Oregon Ballet Theatre "dances like real people" in a vibrant program of works by Alvin Ailey, Trey McIntyre, and BodyVox's Roland & Hampton

“Dance like you’re real people,” Trey McIntyre told the original cast members of his Robust American Love when he made it on Oregon Ballet Theatre for the 2013-14 season.  McIntyre’s take on the real people, particularly the women, who settled the American heartland is the centerpiece of OBT’s The Americans, the concluding repertory show of the 2018-19 season.  It opened Friday night at Portland’s Newmark Theatre and repeats Thursday, Friday, and Saturday nights, June 13-15.

Actually, Alvin Ailey’s Night Creature, which opens the show, and Jamey Hampton and Ashley Roland’s Big Shoes, which closes it, are also about real people, arguably one of the overriding characteristics of American ballet that distinguishes it from the European tradition.  That characteristic dates back to 1936, when  Lincoln Kirstein founded Ballet Caravan, a small touring company with a repertoire of ballets about gas jockeys, outlaws (Billy the Kid), sailors on a whaling ship, and the urban poor.  Most of their scores were commissioned from American composers.

The OBT company in Alvin Ailey and Duke Ellington’s Night Creature. Photo: Jingzi Zhao

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By SANDRA KURTZ

Seattle loves a festival.  Whatever the topic—food, film, music, boats—we’ve got some kind of event that offers city dwellers a chance to dive into their obsessions, and dance is one of those. In June, when a lot of dance communities are winding up the year with studio recitals, Seattle audiences are facing a scheduling challenge with two significant festivals, full of brand-new and new-to-us programming.

Robert Moses’ Kin is one of the big names at this year’s Seattle International Dance Festival. Photo by RJ Muna.

Portland audiences are probably already familiar with On the Boards: the Seattle presenter has collaborated with regional friends like PICA in the past, and Oregon artists have swapped spots with Seattle folks in projects like the TBA Festival. In Seattle, On the Boards stakes its reputation on presenting work from the leading edge of performance, wherever that might be at the time. Most of the year, its artists come from far and wide, but in June, the Northwest New Works Festival (held June 12-16) narrows the geographic focus, digging into the region and connecting local creators to international trends.

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Dance never sleeps

June is dancing out all over on Oregon stages: what, where, and when

If you think dance has left the building for the summer, you’re half right. While it’s not the mad crush of fall and spring, summer means festivals, which, in turn, means several artists packed into a single weekend. Summer also marks year-end recitals and the beginning of barefoot-in-the-park season, when we can all enjoy some fresh air with our art. (For every kid who fell hard for ballet after seeing The Nutcracker, there must be an equal number whose love of dance was inspired by the the dazzling swirl of Mexican folkloric dancers’ skirts viewed at close range.)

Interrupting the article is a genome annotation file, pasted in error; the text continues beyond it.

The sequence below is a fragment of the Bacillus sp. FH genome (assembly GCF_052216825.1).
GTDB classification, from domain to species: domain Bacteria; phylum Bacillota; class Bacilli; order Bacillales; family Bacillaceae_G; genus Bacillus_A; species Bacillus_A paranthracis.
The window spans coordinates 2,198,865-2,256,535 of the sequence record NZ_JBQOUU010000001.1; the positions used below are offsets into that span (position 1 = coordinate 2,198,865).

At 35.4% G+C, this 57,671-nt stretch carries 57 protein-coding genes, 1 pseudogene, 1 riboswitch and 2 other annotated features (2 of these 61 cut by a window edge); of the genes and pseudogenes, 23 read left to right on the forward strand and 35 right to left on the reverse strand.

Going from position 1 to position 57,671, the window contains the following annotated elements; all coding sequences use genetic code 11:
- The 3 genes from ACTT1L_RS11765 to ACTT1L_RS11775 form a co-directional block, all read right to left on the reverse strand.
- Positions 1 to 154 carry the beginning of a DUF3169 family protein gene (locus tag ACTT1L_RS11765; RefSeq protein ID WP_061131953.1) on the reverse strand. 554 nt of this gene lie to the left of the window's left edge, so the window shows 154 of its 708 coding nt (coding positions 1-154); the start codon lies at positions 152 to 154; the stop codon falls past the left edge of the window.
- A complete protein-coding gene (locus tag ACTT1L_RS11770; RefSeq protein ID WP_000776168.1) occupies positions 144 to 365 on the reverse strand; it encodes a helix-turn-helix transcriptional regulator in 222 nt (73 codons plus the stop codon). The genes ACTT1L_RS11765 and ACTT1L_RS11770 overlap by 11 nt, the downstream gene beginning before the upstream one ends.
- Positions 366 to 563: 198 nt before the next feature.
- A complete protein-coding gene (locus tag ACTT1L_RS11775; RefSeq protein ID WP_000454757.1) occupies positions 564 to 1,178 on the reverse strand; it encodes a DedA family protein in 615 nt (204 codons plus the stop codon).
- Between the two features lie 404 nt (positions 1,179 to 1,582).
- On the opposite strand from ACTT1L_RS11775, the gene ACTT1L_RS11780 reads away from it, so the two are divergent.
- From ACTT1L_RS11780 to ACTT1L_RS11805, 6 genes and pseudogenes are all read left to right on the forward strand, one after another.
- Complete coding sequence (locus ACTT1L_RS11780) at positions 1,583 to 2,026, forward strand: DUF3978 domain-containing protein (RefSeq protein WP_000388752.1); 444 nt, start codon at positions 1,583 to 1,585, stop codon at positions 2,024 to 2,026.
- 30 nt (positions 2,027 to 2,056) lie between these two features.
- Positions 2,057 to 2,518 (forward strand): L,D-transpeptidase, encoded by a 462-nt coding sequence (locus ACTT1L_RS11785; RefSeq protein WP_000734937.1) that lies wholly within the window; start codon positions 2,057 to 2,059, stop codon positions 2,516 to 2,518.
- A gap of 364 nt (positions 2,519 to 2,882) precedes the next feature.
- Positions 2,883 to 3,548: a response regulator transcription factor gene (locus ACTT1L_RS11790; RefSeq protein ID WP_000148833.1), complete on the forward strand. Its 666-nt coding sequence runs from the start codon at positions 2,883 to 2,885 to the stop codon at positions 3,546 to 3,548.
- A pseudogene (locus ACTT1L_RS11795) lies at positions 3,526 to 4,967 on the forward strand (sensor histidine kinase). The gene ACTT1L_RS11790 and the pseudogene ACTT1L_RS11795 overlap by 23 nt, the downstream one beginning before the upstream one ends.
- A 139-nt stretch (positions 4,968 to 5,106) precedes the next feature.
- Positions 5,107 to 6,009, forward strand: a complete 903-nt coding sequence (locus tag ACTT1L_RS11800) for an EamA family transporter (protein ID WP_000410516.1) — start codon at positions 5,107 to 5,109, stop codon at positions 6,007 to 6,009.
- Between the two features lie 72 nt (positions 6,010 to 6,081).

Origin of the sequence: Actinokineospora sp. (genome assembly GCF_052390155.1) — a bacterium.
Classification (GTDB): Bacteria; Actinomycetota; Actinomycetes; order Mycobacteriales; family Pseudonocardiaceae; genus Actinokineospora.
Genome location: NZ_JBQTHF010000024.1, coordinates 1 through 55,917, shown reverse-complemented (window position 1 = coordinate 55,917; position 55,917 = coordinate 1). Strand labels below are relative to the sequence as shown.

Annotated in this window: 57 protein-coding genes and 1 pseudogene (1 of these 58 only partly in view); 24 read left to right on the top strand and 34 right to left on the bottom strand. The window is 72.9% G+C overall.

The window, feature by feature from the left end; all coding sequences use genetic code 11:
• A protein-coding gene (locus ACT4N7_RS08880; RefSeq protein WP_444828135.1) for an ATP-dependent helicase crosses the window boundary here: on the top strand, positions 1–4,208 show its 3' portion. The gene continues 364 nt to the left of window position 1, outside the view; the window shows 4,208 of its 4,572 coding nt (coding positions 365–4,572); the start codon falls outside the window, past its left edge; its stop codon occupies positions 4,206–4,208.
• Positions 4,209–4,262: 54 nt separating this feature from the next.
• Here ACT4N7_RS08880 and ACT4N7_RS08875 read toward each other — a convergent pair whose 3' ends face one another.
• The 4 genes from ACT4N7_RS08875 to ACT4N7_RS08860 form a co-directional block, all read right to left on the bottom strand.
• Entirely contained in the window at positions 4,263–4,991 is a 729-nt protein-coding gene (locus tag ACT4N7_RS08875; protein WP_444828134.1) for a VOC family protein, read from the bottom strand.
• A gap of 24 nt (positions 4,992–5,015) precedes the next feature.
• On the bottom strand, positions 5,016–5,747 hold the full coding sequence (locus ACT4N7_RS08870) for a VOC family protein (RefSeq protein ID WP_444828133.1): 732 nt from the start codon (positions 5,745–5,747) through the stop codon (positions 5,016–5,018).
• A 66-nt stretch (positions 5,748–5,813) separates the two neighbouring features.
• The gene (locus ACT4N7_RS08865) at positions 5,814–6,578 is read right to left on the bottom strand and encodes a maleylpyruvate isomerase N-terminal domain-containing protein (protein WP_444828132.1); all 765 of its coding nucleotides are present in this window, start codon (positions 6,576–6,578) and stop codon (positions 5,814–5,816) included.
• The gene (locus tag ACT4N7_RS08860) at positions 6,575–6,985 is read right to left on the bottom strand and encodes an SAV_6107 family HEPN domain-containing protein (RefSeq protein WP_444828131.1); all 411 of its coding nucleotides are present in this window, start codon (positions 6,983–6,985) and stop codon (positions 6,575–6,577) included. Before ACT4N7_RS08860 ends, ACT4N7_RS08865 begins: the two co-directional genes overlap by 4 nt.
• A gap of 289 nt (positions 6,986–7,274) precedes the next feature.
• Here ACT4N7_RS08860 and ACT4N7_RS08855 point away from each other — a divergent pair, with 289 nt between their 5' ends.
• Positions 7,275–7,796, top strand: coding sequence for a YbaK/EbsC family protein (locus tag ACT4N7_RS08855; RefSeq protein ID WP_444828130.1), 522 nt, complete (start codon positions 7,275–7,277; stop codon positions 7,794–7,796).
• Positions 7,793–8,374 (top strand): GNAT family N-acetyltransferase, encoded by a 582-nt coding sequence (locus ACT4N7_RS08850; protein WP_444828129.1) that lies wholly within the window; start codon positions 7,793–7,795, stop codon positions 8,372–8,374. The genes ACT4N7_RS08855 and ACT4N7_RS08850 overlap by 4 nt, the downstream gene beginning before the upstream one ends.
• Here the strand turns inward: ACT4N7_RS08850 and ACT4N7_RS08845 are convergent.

Where, besides in theaters, can you find June dance? In a winery, on a road trip, and even—we’re told—around a swamp in Forest Park. People of every age, shape, and skill level are making dance this month, in well-known styles and newly smashed-together genres. What’s your pleasure?

International and cultural dance styles

Cosecha Mestiza takes viewers for a spin at the Wilsonville Festival of the Arts. Photo courtesy of Wilsonville Festival of the Arts.

Wilsonville Festival of the Arts
June 1-2
Town Center Park, Wilsonville
wilsonvillearts.org

If you’ve never been to the Wilsonville Festival of Arts, what have you been waiting for? The event is celebrating its 20th anniversary this year with art you didn’t know you needed until you did, such as the mobile opera truck and the mask parade.

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Keylock company finds its footing

The contemporary dance company stages its first evening-length performance with work by founder Shaun Keylock and two others

Portland’s Shaun Keylock Company staged its first evening-length performance this past weekend at New Expressive Works, offering contemporary pieces that demonstrate the emerging company’s aesthetic and interests, as well as founder/artistic director Shaun Keylock’s curatorial practice, which combines technical rigor with historical references and a queer sensibility.

The bill featured two of Keylock’s pieces as well as work by Seattle’s Jordan
MacIntosh-Hougham and Portland’s Josie Moseley. The last time I saw Keylock’s work was June 2018, when he debuted Calamus for New Expressive Works’ 10th residency cycle. After that residency, Keylock continued to meditate on Calamus—a piece about what he calls “quiet queerness” that draws from Walt Whitman text and World War II-era oral historiesand created a second, more mature iteration of the work for this program.

Kristalyn Gill (from left), Shaun Keylock, Trevor Wilde, Jillian Hobbs, and Liane Burns wig out in Jordan MacIntosh-Hougham’s “Bad! Bad! Bad!” Photo by Jingzi Zhao.